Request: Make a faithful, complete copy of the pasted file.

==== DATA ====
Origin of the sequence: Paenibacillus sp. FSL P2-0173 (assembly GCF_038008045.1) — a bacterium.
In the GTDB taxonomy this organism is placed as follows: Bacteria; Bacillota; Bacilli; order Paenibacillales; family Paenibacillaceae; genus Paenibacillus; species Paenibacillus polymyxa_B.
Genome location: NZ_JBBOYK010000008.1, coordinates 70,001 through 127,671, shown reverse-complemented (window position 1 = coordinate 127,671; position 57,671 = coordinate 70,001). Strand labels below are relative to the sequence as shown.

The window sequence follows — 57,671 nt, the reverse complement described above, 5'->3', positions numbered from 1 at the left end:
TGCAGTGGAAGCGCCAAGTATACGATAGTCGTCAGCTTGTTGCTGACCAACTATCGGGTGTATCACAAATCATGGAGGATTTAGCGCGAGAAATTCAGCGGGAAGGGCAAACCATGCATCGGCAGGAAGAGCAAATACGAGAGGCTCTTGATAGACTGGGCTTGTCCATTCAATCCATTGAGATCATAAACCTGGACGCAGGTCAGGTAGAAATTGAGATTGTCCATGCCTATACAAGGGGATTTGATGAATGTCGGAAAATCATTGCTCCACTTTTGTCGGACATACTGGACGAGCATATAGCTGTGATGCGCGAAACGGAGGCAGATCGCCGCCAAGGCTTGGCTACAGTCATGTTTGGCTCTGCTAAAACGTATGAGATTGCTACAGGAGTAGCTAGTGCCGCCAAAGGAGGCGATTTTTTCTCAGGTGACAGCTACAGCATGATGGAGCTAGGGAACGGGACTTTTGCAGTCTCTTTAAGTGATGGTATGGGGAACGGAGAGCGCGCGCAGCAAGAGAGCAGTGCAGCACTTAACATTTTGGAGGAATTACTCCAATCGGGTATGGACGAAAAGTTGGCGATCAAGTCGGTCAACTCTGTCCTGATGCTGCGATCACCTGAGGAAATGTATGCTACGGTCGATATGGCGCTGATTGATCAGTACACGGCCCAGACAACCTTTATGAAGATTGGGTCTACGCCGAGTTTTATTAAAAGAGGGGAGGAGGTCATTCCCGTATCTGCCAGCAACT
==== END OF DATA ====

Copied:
Origin of the sequence: Paenibacillus sp. FSL P2-0173 (assembly GCF_038008045.1) — a bacterium.
In the GTDB taxonomy this organism is placed as follows: Bacteria; Bacillota; Bacilli; order Paenibacillales; family Paenibacillaceae; genus Paenibacillus; species Paenibacillus polymyxa_B.
Genome location: NZ_JBBOYK010000008.1, coordinates 70,001 through 127,671, shown reverse-complemented (window position 1 = coordinate 127,671; position 57,671 = coordinate 70,001). Strand labels below are relative to the sequence as shown.

The window sequence follows — 57,671 nt, the reverse complement described above, 5'->3', positions numbered from 1 at the left end:
TGCAGTGGAAGCGCCAAGTATACGATAGTCGTCAGCTTGTTGCTGACCAACTATCGGGTGTATCACAAATCATGGAGGATTTAGCGCGAGAAATTCAGCGGGAAGGGCAAACCATGCATCGGCAGGAAGAGCAAATACGAGAGGCTCTTGATAGACTGGGCTTGTCCATTCAATCCATTGAGATCATAAACCTGGACGCAGGTCAGGTAGAAATTGAGATTGTCCATGCCTATACAAGGGGATTTGATGAATGTCGGAAAATCATTGCTCCACTTTTGTCGGACATACTGGACGAGCATATAGCTGTGATGCGCGAAACGGAGGCAGATCGCCGCCAAGGCTTGGCTACAGTCATGTTTGGCTCTGCTAAAACGTATGAGATTGCTACAGGAGTAGCTAGTGCCGCCAAAGGAGGCGATTTTTTCTCAGGTGACAGCTACAGCATGATGGAGCTAGGGAACGGGACTTTTGCAGTCTCTTTAAGTGATGGTATGGGGAACGGAGAGCGCGCGCAGCAAGAGAGCAGTGCAGCACTTAACATTTTGGAGGAATTACTCCAATCGGGTATGGACGAAAAGTTGGCGATCAAGTCGGTCAACTCTGTCCTGATGCTGCGATCACCTGAGGAAATGTATGCTACGGTCGATATGGCGCTGATTGATCAGTACACGGCCCAGACAACCTTTATGAAGATTGGGTCTACGCCGAGTTTTATTAAAAGAGGGGAGGAGGTCATTCCCGTATCTGCCAGCAACT